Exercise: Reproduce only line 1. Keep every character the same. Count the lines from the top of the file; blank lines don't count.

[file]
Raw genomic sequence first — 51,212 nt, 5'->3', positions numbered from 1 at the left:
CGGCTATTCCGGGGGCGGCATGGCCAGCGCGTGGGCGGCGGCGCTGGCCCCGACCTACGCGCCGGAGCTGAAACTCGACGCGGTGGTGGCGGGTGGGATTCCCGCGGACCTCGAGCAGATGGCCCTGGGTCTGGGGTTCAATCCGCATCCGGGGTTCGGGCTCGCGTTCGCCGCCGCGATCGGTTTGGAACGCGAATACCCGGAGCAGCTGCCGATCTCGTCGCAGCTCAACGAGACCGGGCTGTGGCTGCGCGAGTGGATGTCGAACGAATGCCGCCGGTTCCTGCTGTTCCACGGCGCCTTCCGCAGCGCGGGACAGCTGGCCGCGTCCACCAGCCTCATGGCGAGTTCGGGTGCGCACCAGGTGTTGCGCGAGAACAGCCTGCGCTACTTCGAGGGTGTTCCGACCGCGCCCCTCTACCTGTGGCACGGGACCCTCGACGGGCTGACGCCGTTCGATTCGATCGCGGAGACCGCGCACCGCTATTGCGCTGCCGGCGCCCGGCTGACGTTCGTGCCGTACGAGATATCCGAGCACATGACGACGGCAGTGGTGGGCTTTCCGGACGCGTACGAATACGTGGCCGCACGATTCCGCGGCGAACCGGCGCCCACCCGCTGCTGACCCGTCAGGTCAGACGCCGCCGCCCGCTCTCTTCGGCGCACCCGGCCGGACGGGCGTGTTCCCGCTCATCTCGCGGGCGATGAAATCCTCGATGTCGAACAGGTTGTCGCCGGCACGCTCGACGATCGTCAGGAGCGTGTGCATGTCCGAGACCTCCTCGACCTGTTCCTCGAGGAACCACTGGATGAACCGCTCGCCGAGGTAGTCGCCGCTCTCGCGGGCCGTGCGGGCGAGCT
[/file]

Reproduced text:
Raw genomic sequence first — 51,212 nt, 5'->3', positions numbered from 1 at the left: